Silence of relations with China kills Harvard professor

Silence of relations with China kills Harvard professor

A former Harvard chemistry professor was convicted on Tuesday of concealing his ties to a Chinese recruitment program. Until his arrest in early 2020, Charles Lieber, 62, was the chair of the Department of Chemistry and Chemical Biology at Top American University. He declared himself innocent.

The conviction of Lieber, whose verdict has yet to be determined by the court, is a high-profile case within the US Department of Justice’s so-called “China Initiative.” The initiative, launched in 2018, aims to curb economic espionage from China, but has been heavily criticized by the academic world. Scholars complain that their studies and their international competitiveness are being compromised, that foreign colleagues are reluctant to cooperate with them, and that studies disproportionately target researchers of Chinese origin, possibly amounting to ethnic profiling.

Justice argued during the trial That in order to protect his career and reputation, Lieber intentionally concealed any participation in the “Thousand Talents Plan”. This is a Chinese government program to hire people with knowledge of foreign technology and intellectual property. Lieber repeatedly hid his involvement from the US authorities, including the National Institutes of Health (NIH), which provided him with millions of dollars in research funding.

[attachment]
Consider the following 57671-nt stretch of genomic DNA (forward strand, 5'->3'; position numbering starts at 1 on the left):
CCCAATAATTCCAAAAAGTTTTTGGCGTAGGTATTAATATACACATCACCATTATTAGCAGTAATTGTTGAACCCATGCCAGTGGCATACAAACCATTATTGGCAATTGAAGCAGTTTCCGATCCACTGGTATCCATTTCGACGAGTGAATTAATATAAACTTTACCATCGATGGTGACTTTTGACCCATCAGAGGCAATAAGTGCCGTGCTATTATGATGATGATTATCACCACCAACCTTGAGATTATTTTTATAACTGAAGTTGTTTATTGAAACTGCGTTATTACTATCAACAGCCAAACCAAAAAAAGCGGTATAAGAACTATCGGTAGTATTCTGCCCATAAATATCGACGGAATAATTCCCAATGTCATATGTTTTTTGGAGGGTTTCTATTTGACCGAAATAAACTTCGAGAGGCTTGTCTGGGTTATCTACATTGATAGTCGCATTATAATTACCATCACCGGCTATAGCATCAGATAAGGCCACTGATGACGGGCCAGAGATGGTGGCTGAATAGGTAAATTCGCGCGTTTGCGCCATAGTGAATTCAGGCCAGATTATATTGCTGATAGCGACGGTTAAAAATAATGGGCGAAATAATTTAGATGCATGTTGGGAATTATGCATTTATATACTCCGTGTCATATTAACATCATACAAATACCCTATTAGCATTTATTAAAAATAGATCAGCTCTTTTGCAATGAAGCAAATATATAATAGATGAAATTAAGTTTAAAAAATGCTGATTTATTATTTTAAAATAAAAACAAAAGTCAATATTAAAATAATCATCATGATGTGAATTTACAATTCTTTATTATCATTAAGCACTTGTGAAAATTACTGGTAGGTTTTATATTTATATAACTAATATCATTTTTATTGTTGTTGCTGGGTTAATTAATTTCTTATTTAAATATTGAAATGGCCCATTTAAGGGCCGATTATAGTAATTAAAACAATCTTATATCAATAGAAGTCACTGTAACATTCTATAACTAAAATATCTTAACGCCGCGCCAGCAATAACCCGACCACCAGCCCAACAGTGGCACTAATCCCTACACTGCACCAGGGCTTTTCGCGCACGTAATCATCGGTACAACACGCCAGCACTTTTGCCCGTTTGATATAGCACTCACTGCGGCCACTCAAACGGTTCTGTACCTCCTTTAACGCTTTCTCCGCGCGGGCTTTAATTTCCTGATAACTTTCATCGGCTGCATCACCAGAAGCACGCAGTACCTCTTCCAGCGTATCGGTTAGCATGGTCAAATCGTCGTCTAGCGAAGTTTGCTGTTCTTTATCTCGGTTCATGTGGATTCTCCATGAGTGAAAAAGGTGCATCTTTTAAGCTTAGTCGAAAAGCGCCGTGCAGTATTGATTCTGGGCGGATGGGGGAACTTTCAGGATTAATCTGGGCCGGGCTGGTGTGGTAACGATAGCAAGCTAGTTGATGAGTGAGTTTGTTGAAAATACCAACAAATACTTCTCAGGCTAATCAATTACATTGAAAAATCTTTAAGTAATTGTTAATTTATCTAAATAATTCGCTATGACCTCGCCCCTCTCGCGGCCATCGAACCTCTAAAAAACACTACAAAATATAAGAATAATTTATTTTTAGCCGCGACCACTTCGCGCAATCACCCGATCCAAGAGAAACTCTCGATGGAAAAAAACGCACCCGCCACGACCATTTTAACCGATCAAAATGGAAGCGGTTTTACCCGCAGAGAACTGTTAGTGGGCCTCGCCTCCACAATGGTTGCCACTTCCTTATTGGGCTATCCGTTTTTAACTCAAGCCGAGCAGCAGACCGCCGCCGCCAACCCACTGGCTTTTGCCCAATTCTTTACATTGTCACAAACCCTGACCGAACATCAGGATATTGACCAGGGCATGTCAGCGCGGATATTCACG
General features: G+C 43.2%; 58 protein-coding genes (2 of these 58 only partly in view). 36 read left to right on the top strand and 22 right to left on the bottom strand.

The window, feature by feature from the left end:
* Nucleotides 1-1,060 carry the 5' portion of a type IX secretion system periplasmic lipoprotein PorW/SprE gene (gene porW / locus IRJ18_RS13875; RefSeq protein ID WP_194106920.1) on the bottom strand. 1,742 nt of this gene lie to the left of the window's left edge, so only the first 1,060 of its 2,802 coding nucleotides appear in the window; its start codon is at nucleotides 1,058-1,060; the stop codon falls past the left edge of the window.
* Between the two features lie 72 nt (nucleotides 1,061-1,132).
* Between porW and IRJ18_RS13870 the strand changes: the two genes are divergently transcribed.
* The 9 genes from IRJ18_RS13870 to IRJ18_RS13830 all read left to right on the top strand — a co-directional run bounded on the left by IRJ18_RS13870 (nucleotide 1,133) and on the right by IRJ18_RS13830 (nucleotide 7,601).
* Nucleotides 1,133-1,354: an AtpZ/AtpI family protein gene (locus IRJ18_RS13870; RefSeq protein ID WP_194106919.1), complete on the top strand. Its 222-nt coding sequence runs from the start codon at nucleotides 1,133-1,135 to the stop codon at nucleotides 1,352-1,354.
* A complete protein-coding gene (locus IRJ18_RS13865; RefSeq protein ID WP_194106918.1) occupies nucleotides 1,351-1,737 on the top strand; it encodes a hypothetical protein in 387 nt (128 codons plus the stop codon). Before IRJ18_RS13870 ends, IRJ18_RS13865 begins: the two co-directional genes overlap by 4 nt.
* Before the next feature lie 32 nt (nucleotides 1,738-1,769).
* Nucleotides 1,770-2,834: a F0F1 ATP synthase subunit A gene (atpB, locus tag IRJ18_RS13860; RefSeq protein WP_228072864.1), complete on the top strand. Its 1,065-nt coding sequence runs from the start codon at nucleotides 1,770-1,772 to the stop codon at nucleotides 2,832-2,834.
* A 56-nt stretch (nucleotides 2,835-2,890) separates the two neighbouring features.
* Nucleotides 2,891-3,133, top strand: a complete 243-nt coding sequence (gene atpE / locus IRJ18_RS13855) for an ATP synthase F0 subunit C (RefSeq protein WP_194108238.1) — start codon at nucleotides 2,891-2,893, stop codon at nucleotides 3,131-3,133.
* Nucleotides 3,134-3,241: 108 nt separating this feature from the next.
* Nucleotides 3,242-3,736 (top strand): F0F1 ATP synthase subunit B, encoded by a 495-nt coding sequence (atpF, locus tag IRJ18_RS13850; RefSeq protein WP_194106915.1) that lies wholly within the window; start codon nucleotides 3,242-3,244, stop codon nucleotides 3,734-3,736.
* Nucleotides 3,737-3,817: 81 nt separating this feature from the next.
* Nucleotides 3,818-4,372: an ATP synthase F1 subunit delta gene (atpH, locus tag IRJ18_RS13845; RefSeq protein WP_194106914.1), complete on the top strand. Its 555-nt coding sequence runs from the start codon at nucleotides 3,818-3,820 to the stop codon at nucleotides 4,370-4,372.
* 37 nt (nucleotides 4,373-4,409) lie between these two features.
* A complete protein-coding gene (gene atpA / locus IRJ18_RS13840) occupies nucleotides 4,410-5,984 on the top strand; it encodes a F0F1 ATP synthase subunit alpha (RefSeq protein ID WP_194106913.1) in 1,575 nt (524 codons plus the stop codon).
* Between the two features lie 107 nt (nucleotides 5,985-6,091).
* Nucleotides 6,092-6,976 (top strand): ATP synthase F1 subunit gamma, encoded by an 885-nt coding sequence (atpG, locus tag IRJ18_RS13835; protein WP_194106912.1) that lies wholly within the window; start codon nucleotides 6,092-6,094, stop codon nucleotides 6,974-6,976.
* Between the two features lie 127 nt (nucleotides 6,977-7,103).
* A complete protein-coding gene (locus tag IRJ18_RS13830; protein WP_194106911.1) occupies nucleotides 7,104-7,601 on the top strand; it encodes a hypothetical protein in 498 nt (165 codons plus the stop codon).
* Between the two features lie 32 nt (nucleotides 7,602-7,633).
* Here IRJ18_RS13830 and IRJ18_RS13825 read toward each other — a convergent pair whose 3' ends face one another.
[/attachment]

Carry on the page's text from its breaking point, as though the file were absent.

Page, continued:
Read also: Say no to a “free” researcher from China

Lieber also hid his earnings from the Chinese program, such as a $50,000 monthly stipend from Wuhan University of Technology up to $158,000 in living expenses and more than $1.5 million in grants, according to the indictment. The Justice Department, in turn, said Lieber agreed to publish articles, organize international conferences and apply for patents to the Chinese university.

See also  Does the world's largest organism live on the sea floor?

Spying is not proven

Lieber’s attorney argued in vain that justice could not prove that his client “acted knowingly or intentionally.” The defense also emphasized that the senior academic was not accused of illegally transferring technology or commercial information to China.

After a six-day trial, a Boston jury took less than three hours on Tuesday to convict Lieber of all charges. These include two counts of filing false tax returns, two counts of making false statements, and two counts of failing to file reports on a foreign bank account in China. Individual penalties for this can be up to five years in prison.

Leave a Reply

Your email address will not be published. Required fields are marked *